Absolutely. My hon. Friend has got that 100% right. Gatwick has been leading the way, but it will be very interesting to see how many emails and letters I get from other airports around the country and in Northern Ireland after this debate. As he says, the lanyard initiative is incredibly helpful, as it identifies those who are in need of help.
Help could also include: giving passengers more time to prepare at check-ins and security; allowing passengers to remain with their family at all times; giving passengers a more comprehensive briefing on what to expect from their travelling experience; and helping passengers to read a departure board or sign. Those are all about patience, and we must try to ensure that we can deliver that sort of help. These passengers may be low on confidence because of their conditions so these subtle yet highly helpful improvements will help passengers to get through what can be the difficult process of travelling through an airport.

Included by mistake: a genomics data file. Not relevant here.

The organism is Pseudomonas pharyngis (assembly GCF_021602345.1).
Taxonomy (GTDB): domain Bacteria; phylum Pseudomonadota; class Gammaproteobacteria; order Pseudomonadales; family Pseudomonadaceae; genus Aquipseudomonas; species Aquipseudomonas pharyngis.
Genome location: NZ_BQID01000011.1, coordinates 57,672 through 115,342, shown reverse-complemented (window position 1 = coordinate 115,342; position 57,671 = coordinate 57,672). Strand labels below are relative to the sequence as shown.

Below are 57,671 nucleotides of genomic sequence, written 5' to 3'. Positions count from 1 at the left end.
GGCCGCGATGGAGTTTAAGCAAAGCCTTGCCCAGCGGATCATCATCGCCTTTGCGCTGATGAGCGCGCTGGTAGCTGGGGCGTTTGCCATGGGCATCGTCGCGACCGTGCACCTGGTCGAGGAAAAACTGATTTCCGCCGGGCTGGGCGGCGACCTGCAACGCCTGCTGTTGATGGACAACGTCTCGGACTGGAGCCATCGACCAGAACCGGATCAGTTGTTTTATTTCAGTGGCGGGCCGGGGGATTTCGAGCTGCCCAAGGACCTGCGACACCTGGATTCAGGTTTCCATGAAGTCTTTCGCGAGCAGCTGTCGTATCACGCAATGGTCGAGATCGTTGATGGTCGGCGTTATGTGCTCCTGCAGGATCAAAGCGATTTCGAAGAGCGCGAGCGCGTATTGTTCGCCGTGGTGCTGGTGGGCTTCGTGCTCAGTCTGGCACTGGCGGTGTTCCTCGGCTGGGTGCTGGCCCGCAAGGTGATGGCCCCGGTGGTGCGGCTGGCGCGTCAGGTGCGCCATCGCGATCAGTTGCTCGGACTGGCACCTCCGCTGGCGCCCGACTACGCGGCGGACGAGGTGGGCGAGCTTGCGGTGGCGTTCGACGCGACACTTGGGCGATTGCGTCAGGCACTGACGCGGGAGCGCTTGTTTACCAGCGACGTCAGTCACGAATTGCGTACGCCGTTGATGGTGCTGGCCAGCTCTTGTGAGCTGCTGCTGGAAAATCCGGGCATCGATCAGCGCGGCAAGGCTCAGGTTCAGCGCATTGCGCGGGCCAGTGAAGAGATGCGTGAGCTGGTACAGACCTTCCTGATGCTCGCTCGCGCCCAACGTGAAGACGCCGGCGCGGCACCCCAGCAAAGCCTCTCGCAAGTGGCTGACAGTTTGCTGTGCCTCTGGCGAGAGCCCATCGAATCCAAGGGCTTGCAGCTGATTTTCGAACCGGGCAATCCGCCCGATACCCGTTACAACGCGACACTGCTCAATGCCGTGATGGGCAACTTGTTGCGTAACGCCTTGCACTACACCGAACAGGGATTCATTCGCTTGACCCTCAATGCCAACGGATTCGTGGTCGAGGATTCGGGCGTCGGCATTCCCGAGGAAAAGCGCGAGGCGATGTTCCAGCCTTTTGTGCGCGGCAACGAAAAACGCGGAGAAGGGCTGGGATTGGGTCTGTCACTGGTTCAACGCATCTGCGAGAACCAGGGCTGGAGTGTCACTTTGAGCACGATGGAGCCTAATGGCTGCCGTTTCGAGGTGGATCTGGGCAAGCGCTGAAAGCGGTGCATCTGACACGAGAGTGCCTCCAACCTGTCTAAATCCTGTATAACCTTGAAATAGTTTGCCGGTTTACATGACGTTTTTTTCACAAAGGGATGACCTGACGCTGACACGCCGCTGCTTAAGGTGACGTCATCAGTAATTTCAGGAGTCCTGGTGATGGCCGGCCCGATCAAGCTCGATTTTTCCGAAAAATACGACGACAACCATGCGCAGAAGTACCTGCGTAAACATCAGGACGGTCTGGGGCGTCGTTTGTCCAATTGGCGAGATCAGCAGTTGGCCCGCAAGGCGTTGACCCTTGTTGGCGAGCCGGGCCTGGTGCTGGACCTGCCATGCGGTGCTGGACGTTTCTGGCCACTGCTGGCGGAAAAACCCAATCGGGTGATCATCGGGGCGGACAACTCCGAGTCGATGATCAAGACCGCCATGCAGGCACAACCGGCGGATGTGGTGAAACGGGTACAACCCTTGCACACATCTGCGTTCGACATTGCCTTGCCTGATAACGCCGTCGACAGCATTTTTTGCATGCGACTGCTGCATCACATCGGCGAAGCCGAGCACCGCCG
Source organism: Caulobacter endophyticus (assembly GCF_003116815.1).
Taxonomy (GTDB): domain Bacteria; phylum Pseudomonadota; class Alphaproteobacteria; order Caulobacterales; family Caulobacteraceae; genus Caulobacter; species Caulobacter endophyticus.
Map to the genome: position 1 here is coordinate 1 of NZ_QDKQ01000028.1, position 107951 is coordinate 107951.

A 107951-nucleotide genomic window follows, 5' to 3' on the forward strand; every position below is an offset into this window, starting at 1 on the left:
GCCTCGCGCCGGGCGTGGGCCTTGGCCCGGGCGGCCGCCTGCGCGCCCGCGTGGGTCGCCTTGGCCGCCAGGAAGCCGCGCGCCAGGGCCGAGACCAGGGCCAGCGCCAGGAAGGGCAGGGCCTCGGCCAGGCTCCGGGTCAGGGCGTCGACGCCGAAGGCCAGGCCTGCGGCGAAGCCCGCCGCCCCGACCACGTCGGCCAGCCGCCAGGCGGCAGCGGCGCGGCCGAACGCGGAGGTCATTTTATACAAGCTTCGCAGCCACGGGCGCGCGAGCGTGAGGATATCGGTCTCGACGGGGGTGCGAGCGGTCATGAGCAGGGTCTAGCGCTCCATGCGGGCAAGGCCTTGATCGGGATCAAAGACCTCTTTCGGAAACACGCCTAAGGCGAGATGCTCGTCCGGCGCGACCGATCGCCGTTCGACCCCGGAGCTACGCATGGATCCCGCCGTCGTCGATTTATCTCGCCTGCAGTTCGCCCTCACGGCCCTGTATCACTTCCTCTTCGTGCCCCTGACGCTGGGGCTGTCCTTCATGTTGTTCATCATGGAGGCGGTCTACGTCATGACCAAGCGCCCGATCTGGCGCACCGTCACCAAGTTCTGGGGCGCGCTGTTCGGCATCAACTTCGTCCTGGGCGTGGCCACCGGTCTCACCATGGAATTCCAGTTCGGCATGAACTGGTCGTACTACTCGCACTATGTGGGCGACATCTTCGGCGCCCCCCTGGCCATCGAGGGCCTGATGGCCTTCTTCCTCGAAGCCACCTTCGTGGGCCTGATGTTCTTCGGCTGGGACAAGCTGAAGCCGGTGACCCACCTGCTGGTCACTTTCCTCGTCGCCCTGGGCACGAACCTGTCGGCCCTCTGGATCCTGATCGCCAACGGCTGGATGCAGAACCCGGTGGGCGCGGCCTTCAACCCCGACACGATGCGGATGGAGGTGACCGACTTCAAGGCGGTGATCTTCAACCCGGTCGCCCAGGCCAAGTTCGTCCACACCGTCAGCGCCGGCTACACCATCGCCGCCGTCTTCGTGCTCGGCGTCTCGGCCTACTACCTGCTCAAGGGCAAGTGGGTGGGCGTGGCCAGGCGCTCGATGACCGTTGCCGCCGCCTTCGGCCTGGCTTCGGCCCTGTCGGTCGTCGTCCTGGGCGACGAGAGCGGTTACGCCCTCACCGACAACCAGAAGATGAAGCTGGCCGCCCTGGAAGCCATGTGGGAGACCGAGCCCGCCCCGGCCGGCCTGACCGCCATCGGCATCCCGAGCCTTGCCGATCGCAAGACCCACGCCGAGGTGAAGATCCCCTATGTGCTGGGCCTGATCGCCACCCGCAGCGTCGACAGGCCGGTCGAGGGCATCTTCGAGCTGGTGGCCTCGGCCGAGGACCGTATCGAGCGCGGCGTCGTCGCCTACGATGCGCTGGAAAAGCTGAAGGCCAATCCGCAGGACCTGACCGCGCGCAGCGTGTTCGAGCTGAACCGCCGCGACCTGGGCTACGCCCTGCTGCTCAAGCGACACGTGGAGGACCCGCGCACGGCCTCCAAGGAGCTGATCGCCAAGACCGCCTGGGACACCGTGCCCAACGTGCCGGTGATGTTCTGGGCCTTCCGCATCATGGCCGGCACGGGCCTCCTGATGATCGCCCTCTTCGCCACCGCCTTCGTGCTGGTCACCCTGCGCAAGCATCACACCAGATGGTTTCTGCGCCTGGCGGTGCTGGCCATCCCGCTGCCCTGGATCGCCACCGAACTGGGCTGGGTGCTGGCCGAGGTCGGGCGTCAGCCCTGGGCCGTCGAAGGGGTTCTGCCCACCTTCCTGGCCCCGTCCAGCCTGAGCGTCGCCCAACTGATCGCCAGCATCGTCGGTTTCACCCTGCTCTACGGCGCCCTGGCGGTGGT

As the House will know, national dementia awareness week was last month and the Alzheimer’s Society was on hand at the airport to discuss dementia with travellers and carers. That kind of education should be rolled out across the country. Today, I am calling on other airports across the UK to implement such a strategy of engagement with travellers.
I hope that my hon. Friend the Minister does not mind me speaking about this, but it is my sincere hope that should Plymouth City airport be reopened—I know that his Department is currently studying the viability of such a project—it will become the first regional dementia-friendly airport. I hope that he does not mind me taking this opportunity to press him on that.